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Semin Respir Infect. 1999 Jun;14(2):151-62.

Lower respiratory tract infection and pneumonia in the community.

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Respiratory Infection Unit, Nottingham City Hospital, and the University of Nottingham, United Kingdom.


Community-acquired pneumonia (CAP) is common. There is no entirely satisfactory way of defining pneumonia using clinical criteria alone. New focal chest signs on examination in the presence of a systemic illness that is suggestive of a lower respiratory tract infection seems to be the best clinical finding that indicates pneumonia. Progress has been made in identifying simple clinical features that relate to prognosis and allow the general practitioner to decide whether care in the community is appropriate or hospital referral is required. Psychosocial factors for the patient will also remain important. Most patients who have CAP that is mild enough to be managed in the community will require few, if any, investigations. A chest radiograph is appropriate in all patients to exclude an underlying lung tumor. Measurement of surrogate markers of acute infection, such as C-reactive protein, may prove useful to the general practitioner if near testing were to become feasible. The antibiotic management for CAP for patients well enough to be managed at home can be simple and logical, providing general practitioners have some knowledge regarding likely pathogens and etiologic and epidemiological clues. Any antibiotic chosen must suppress Streptococcus pneumoniae, which remains the most common cause of CAP.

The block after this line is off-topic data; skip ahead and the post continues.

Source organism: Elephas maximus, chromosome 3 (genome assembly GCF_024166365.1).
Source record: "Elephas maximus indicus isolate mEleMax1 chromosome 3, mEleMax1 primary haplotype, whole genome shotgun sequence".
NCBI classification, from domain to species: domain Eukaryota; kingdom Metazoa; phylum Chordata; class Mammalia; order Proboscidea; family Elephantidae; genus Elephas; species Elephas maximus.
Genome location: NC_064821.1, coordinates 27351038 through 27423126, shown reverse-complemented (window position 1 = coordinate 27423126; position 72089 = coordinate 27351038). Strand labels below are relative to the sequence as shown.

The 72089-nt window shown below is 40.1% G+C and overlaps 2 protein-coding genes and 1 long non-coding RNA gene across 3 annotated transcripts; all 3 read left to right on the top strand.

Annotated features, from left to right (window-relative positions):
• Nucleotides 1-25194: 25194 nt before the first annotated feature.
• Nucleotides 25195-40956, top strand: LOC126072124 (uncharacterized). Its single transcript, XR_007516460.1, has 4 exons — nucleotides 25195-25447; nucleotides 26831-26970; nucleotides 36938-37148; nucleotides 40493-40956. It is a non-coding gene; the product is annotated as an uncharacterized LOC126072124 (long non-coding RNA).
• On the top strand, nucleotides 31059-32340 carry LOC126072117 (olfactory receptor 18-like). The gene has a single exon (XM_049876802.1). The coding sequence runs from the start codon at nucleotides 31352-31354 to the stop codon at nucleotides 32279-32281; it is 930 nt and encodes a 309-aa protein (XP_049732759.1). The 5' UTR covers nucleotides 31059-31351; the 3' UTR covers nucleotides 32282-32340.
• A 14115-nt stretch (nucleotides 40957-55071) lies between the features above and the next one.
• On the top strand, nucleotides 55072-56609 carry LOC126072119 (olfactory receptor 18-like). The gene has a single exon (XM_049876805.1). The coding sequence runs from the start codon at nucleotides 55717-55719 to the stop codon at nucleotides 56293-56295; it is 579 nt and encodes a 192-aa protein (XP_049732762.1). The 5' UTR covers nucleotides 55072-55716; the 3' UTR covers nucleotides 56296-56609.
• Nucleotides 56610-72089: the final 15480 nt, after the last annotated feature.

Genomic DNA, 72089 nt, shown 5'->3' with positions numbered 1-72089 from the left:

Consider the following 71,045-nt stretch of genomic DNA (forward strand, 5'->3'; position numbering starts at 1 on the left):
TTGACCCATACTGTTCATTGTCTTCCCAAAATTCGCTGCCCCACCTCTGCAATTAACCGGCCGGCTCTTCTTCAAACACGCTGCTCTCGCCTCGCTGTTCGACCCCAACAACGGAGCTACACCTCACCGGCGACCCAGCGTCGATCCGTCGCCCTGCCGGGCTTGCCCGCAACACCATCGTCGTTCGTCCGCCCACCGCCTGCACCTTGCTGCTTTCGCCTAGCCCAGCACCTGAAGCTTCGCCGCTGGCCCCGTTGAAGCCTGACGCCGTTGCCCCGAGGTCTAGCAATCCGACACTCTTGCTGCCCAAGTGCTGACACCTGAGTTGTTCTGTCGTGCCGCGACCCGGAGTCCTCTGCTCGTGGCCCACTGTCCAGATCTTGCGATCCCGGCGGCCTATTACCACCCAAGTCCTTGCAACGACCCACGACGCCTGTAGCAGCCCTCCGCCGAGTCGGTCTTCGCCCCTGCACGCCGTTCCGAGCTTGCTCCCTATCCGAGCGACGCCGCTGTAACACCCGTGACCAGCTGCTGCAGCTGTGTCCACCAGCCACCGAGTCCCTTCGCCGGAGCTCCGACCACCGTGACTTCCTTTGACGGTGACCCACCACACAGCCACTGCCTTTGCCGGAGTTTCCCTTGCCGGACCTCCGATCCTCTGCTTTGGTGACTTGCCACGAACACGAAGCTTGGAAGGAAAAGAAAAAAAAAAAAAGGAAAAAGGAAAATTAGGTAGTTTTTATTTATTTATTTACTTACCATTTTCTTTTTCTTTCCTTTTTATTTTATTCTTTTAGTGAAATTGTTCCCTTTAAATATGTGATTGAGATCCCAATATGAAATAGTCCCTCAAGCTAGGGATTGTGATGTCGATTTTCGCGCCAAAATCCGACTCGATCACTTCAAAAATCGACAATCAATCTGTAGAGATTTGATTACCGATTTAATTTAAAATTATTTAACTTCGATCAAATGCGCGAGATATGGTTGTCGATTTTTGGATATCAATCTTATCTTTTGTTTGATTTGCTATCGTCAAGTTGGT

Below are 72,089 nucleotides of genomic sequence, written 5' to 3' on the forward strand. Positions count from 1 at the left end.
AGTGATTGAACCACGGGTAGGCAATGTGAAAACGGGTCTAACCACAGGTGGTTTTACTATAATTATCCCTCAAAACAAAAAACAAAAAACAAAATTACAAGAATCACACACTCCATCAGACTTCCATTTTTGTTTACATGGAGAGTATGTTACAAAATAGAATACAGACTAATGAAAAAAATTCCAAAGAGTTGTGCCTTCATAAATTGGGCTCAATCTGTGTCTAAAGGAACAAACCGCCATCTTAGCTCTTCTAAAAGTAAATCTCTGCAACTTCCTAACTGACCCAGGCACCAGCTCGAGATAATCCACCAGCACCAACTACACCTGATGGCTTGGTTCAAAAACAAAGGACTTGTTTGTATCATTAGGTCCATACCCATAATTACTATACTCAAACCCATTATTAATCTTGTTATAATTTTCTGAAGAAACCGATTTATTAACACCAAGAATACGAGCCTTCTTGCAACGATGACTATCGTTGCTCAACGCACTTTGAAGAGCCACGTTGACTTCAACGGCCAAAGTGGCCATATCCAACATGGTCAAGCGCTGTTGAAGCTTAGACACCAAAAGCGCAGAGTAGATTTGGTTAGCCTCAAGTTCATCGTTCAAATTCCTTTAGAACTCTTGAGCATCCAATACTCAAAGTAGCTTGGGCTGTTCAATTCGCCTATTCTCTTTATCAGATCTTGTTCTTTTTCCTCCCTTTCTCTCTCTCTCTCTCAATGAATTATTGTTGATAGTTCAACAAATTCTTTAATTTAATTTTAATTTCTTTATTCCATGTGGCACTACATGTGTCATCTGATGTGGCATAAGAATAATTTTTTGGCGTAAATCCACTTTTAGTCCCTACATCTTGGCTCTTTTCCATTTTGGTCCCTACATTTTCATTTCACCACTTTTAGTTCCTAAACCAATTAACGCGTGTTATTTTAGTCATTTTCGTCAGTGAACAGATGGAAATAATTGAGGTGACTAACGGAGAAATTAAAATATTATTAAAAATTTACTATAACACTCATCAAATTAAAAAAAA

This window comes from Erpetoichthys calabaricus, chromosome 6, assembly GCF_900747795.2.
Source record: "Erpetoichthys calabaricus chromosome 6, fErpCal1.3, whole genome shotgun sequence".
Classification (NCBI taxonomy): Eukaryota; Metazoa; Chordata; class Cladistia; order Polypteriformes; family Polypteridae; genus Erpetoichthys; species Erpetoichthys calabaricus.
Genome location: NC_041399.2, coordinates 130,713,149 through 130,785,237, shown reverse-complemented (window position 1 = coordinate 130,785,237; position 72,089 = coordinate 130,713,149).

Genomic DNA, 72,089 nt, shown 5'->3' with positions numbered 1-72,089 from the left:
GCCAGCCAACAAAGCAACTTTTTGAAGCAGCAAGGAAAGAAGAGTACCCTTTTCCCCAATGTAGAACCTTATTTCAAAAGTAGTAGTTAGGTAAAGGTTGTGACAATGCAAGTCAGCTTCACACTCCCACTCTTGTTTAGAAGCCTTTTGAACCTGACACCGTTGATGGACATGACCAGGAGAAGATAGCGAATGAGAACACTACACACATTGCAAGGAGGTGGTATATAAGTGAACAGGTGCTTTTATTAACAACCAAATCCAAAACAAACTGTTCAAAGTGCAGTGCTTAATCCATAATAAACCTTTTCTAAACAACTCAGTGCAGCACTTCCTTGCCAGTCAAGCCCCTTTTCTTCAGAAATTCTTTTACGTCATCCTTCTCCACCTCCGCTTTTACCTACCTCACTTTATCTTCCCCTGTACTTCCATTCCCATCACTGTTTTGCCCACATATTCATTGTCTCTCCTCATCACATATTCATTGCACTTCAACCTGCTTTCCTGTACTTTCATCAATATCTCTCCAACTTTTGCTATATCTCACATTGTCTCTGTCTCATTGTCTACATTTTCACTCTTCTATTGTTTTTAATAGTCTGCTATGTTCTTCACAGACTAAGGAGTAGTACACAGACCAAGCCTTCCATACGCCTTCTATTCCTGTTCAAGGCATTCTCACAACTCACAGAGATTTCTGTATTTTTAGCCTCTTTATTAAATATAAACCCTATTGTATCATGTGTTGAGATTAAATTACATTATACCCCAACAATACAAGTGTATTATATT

[Indexed for MEDLINE]

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